Everything you need to know about eyelashes
27th August 2019
When you were a child, if you spotted a stray eyelash on your cheek, your first instinct was probably to blow it away and make a wish, without a second thought – but, as an adult, noticing your eyelashes shedding isn’t quite so exciting!
Of course, just as the hairs on your head fall out and grow back as part of a cycle, so do your eyelashes. The growth cycle for an eyelash is much shorter – around three months – but it goes through the same three growth phases as the hair on your head.
Your lashes go through the anagen phase (active growth period), the catagen phase (transitional period) and the telogen phase (resting period). At any one time, around 90 per cent of your eyelashes are in the anagen phase – they grow around 0.16 millimetres a day!
It’s normal to lose between one and five lashes a day, so if you notice that you are regularly losing more, it’s worth considering the cause. If the loss is cropping up alongside swollen, red lids and an itchy lash line, you may have blepharitis, which is a common but irritating condition caused by clogged oil glands at the base of the eyelashes. Usually, it can be cleared up by keeping your eyelids clean – cotton wool soaked in warm water placed on the eye for 10 minutes helps – but if the irritation persists, it’s worth visiting a pharmacist or GP.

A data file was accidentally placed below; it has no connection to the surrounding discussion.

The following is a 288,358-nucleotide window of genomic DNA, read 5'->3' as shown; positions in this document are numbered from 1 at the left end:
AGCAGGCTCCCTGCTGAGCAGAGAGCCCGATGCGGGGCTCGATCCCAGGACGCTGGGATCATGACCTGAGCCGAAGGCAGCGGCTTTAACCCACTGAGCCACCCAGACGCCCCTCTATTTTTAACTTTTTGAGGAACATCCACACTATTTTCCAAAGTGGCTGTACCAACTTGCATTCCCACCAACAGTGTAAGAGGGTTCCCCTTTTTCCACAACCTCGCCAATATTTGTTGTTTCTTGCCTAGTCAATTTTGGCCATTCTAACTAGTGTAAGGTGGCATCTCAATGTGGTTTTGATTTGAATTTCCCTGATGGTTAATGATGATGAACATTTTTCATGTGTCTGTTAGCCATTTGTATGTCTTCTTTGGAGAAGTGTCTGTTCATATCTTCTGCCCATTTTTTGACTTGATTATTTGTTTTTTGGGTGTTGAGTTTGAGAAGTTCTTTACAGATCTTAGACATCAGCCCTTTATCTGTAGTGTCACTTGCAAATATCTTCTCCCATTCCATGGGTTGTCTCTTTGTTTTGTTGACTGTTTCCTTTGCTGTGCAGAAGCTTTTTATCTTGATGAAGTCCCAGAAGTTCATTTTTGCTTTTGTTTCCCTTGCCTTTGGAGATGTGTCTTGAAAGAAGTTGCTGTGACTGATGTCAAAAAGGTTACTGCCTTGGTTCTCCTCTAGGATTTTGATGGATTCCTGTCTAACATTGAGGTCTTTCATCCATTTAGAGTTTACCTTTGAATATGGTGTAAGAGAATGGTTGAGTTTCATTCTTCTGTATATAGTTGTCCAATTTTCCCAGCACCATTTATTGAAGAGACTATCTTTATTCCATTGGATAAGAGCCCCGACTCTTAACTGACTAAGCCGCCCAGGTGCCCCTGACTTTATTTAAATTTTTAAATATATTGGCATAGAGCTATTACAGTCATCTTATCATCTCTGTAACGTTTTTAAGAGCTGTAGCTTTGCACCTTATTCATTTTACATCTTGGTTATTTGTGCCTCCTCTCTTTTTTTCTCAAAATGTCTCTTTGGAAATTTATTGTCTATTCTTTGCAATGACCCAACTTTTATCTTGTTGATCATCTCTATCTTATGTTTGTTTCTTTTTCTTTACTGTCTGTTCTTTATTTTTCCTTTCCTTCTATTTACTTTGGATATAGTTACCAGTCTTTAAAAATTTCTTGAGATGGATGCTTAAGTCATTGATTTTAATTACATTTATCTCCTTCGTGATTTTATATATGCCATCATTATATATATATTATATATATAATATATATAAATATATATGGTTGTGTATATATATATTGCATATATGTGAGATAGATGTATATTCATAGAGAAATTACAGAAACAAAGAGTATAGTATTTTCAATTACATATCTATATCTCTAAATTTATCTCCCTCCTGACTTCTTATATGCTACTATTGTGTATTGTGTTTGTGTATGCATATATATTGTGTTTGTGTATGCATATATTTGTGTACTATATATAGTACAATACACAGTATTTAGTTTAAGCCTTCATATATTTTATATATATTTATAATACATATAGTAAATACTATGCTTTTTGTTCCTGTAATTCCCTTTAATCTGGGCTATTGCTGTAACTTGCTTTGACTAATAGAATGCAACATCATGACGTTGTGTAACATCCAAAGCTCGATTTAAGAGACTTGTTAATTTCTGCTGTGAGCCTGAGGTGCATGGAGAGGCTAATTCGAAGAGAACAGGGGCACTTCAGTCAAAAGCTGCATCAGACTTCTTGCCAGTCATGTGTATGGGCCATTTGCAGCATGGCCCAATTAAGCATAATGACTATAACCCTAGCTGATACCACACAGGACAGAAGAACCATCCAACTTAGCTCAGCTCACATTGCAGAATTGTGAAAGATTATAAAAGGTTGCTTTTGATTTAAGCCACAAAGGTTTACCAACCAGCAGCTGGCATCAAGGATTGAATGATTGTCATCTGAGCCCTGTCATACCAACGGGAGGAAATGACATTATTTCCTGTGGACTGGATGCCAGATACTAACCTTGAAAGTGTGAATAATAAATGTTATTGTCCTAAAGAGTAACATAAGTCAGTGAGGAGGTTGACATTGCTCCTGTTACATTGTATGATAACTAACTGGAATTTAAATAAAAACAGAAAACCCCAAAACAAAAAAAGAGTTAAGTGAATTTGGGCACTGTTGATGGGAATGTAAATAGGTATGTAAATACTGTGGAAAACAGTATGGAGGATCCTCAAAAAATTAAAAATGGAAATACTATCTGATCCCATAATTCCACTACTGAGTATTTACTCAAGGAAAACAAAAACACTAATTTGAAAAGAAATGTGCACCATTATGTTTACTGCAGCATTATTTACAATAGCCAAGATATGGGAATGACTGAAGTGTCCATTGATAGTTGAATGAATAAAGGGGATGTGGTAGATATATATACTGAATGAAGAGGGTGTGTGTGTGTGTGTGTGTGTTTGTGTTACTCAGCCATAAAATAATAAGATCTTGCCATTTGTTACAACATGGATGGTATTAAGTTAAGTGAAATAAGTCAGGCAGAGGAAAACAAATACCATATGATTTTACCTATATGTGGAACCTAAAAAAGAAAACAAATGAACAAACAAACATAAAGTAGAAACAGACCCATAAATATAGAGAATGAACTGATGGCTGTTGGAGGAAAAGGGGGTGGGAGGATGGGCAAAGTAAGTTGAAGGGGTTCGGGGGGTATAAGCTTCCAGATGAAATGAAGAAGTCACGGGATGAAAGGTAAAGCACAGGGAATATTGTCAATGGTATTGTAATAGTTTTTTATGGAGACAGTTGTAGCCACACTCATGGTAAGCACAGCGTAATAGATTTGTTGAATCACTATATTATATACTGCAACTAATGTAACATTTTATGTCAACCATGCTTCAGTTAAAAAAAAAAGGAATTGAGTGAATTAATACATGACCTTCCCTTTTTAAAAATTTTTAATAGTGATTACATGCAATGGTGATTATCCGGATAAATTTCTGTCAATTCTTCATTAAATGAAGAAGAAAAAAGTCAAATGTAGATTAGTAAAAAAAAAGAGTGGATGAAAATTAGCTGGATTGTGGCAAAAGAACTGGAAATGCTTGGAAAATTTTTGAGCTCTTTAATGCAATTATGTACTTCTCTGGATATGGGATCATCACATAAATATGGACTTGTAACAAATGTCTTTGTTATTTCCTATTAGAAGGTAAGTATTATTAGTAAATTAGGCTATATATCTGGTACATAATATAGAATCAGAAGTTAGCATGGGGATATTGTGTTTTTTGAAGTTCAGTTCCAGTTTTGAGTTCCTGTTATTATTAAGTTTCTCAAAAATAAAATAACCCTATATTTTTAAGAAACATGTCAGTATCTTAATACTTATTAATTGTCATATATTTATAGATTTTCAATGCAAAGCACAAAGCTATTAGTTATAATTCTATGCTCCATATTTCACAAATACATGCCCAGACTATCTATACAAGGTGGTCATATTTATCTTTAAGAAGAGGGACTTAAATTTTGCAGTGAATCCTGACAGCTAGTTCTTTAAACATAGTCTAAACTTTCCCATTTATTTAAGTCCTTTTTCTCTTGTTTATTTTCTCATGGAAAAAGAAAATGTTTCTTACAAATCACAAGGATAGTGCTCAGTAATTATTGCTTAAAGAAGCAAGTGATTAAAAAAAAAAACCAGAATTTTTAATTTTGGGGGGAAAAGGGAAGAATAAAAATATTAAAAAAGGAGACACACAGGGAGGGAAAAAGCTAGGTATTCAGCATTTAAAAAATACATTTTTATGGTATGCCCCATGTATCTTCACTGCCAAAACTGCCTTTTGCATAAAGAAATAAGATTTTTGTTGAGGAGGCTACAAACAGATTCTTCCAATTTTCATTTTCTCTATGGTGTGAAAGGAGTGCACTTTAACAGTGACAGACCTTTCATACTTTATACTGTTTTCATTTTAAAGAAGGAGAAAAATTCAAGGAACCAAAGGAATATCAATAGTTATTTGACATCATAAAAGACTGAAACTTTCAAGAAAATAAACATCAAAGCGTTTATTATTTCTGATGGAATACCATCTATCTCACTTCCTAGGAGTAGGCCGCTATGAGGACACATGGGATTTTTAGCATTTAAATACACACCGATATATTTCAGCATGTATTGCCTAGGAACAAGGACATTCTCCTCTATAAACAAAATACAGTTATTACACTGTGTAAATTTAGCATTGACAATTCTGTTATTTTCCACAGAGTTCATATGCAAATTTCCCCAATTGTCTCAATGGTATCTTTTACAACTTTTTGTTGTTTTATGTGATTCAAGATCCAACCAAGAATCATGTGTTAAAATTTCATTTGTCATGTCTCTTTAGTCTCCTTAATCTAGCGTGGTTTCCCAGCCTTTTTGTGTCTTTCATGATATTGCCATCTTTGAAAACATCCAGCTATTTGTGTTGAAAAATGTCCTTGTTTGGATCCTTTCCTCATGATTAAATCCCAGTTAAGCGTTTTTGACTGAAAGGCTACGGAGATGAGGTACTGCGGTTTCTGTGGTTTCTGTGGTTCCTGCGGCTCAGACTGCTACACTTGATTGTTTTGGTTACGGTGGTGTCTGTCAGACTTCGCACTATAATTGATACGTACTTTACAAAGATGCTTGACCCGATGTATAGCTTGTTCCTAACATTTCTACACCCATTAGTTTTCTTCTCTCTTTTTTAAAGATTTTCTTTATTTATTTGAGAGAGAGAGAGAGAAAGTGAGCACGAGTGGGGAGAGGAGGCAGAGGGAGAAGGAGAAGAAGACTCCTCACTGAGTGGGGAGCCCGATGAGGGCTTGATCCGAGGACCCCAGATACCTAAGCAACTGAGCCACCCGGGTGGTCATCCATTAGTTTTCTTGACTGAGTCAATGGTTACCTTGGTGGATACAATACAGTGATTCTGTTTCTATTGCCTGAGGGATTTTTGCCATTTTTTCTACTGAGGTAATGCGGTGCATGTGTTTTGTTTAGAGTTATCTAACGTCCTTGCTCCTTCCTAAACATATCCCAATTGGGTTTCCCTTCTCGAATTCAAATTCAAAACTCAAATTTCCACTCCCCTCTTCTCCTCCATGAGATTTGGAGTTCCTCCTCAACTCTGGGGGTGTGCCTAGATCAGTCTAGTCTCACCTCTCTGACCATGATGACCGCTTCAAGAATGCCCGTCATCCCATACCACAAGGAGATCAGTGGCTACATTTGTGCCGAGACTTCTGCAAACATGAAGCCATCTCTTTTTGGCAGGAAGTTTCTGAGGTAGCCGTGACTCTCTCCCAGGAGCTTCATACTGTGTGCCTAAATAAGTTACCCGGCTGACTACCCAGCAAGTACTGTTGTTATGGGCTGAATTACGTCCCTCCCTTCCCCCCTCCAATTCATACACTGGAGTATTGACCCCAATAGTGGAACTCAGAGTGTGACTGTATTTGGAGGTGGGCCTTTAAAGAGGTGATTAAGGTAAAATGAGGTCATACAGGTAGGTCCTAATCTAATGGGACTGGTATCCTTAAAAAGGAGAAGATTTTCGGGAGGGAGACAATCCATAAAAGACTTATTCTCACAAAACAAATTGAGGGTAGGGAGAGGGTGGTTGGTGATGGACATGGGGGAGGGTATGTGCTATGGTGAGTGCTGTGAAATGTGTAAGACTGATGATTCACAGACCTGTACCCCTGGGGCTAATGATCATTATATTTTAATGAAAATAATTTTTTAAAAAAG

False eyelashes and eyelash extensions can also be the culprit, as the adhesives that glue them to the natural lashes creates tension, pulling them out as the fake lashes are removed. Just like any other hair follicle, if the eyelash is repeatedly plucked out at the root, they will stop growing. Bad beauty habits such as sleeping in mascara – which can clog the follicle and make your eyelashes brittle – and rubbing too hard when removing eye makeup (especially waterproof mascara) can also be damaging. Use gentle makeup removers and get into the routine of always taking it off before bed – and go makeup-free from time to time.
Alopecia areata, an autoimmune condition that causes hair loss, is a less common cause of eyelash loss. Unfortunately, there is no cure for alopecia, but it can be treated. Eyelash transplant surgery has been on the rise over the past few years, using hairs from the scalp. It’s a very precise, delicate procedure, as great care must be taken to make sure the lashes grow in the right direction and don’t scratch the eye, but it can be life-changing for those with medical conditions behind their eyelash loss – if you think this could be for you, we’re happy to discuss your options.
If you’re concerned that something else could be causing your eyelashes to fall out, it’s worth visiting your GP.